Saturday, September 10, 2016

This is a final reminder that the Vernacular Devotional Cultures Group is sponsoring and co-sponsoring (with the Syon Abbey Society) three sessions for the International Medieval Congress at Kalamazoo 2017 and welcomes submissions.  Details of the sessions, contacts and a brief introduction to our group (there's a listserv!) are below: 


The Vernacular Devotional Cultures Group is sponsoring three sessions at the 52nd International Congress on Medieval Studies at Kalamazoo for 2017:

1) New Approaches to the Helfta Nuns and Their Contemporaries (contacts: C. Annette Grisé, Barbara Zimbalist)

2) Syon Abbey and Its Associates [co-sponsored with the Syon Abbey Society] (contacts: Brandon Alakas, Stephanie Morley)

3) Imitatio Mariae in the Meditationes vitae Christi Traditions across Europe (contacts: Leah Buturain, Laura Saetvit Miles)

Please send abstracts of no more than 300 words and a completed Participant Information Form to the co-organizers of your selected session by 15 September 2016. Electronic submissions are preferred.

Details of the session topics and co-organizer contact information are found below. Please send general inquiries and requests to join the listserv to Cathy Grisé:

1) New Approaches to the Helfta Nuns and Their Contemporaries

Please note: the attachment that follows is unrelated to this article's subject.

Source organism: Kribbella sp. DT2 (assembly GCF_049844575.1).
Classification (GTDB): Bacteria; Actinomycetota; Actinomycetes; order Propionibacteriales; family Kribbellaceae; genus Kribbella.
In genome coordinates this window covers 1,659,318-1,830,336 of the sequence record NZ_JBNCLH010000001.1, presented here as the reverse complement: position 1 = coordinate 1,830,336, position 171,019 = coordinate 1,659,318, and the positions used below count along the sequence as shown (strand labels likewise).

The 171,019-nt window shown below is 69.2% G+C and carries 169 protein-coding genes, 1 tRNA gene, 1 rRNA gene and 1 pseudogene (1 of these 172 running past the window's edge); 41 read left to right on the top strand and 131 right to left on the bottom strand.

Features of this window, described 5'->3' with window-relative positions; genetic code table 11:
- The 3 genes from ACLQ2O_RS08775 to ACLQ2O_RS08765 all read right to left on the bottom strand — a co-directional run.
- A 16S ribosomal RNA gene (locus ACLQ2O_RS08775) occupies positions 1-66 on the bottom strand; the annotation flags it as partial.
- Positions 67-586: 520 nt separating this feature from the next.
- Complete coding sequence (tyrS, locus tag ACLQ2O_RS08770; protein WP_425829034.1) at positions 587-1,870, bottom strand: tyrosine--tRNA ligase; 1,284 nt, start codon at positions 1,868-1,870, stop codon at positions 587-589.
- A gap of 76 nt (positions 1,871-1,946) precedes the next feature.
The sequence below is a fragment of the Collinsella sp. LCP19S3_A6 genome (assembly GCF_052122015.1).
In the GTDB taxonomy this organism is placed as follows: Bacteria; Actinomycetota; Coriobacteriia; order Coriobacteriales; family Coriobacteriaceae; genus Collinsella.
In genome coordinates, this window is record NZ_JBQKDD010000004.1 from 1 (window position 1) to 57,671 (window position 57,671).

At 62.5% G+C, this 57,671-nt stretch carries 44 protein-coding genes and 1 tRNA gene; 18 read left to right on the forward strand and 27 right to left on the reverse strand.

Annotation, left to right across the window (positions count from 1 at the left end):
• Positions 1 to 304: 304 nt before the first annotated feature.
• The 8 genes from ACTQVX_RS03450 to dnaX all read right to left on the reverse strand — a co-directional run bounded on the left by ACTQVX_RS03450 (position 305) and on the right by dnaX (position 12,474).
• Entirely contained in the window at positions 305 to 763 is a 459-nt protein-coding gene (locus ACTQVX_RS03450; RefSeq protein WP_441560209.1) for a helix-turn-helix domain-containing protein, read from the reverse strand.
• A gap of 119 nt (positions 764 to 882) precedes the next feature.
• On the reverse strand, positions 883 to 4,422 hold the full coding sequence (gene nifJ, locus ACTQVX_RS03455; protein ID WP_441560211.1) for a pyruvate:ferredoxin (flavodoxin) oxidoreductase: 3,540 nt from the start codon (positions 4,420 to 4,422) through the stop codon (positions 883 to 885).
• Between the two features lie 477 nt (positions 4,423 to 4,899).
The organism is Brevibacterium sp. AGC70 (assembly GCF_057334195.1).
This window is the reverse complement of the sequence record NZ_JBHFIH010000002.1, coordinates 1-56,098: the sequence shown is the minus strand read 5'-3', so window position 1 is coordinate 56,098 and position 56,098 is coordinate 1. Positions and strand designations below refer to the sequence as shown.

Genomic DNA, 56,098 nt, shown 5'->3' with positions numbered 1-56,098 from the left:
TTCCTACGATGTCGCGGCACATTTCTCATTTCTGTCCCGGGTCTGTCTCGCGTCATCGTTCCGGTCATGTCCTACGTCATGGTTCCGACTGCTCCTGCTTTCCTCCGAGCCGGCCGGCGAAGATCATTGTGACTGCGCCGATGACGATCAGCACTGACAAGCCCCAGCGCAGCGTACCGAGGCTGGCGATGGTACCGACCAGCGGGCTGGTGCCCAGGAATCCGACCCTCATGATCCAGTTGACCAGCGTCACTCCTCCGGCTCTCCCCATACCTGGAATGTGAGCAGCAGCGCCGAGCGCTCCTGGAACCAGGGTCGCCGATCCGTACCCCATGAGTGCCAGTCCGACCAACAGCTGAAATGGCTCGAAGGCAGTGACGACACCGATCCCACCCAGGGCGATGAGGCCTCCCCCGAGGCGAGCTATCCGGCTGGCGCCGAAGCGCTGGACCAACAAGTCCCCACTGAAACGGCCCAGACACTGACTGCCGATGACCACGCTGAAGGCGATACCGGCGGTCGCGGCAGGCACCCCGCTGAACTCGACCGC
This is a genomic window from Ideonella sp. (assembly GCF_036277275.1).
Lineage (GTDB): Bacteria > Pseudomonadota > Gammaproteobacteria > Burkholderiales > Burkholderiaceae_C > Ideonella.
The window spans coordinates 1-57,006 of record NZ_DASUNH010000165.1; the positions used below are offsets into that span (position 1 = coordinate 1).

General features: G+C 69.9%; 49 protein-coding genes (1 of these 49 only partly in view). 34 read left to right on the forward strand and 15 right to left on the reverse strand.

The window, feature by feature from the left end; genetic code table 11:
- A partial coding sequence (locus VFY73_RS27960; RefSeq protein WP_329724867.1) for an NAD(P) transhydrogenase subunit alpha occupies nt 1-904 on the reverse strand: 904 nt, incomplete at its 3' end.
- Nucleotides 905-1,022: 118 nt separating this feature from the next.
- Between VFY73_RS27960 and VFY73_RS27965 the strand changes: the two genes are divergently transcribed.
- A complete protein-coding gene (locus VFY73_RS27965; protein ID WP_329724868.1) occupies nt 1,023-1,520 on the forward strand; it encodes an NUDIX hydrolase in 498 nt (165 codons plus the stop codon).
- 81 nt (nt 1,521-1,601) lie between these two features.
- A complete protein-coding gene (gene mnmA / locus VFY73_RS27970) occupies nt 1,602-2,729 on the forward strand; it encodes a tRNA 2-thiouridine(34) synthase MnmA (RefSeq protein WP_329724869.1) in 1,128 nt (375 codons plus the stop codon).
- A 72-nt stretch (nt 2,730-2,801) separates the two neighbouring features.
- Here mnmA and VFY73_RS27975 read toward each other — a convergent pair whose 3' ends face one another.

Organizers: Members of VDCG Committee

In the second half of the thirteenth century, the female monastery of Helfta played a significant role in the cultivation of Western European mysticism. The circle of nuns comprising three visionaries and their abbess—Mechtild of Hackeborn (1240-1298), Gertrud the Great of Helfta (1256-1302), Mechtild of Magdeburg (1207-1282/94, a beguine who joined Helfta later in life), and Gertrud of Hackeborn (1232-1292, Abbess of Helfta and sister of Mechtild), respectively—were responsible for several important visionary treatises (including Liber Specialis Gratiae, The Book of Special Grace, and Das fließende Licht der Gottheit, The Flowing Light of Divinity) that defined German mysticism for their time: for example, they developed nuptial mysticism using imagery of holy women as Brides of Christ, and dedicated themselves to the Devotion of the Sacred Heart as part of their active program of female education, piety, and community. This interdisciplinary session will allow scholars and students to showcase recent research on the Helfta nuns and explore how these holy women expanded and changed traditional paradigms, as well as to compare this material with that of other late-medieval mystics.

Dr  C. Annette Grisé
Dept. of English and Cultural Studies
McMaster University
1280 Main St. W.
Hamilton, Ontario, Canada
L8S 4L9

Dr Barbara Zimbalist
Department of English
Hudspeth Hall, Room 113
500 W. University Ave.
El Paso, Texas 79968-0526

2) Syon Abbey and its Associates
Co-sponsored with the Syon Abbey Society
Organizers: Brandon Alakas and Stephanie Morley

The Syon Abbey Society and the Vernacular Devotional Cultures Group invite paper abstracts for its joint session “Syon Abbey and its Associates” which treat any aspect of writing associated with the intellectual and spiritual culture that flourished at the abbey. Syon’s reputation as a stalwart centre for orthodox reform and prolific source of vernacular devotional writing since its foundation in 1415 has been well-documented and long-recognised. This session seeks to examine the channels of connection beyond the convent walls, both in terms of the abbey’s impact on contemporary thinkers, patrons, printers, and lay readers, as well as the influence—material and spiritual—the world beyond its walls may have exerted on the abbey.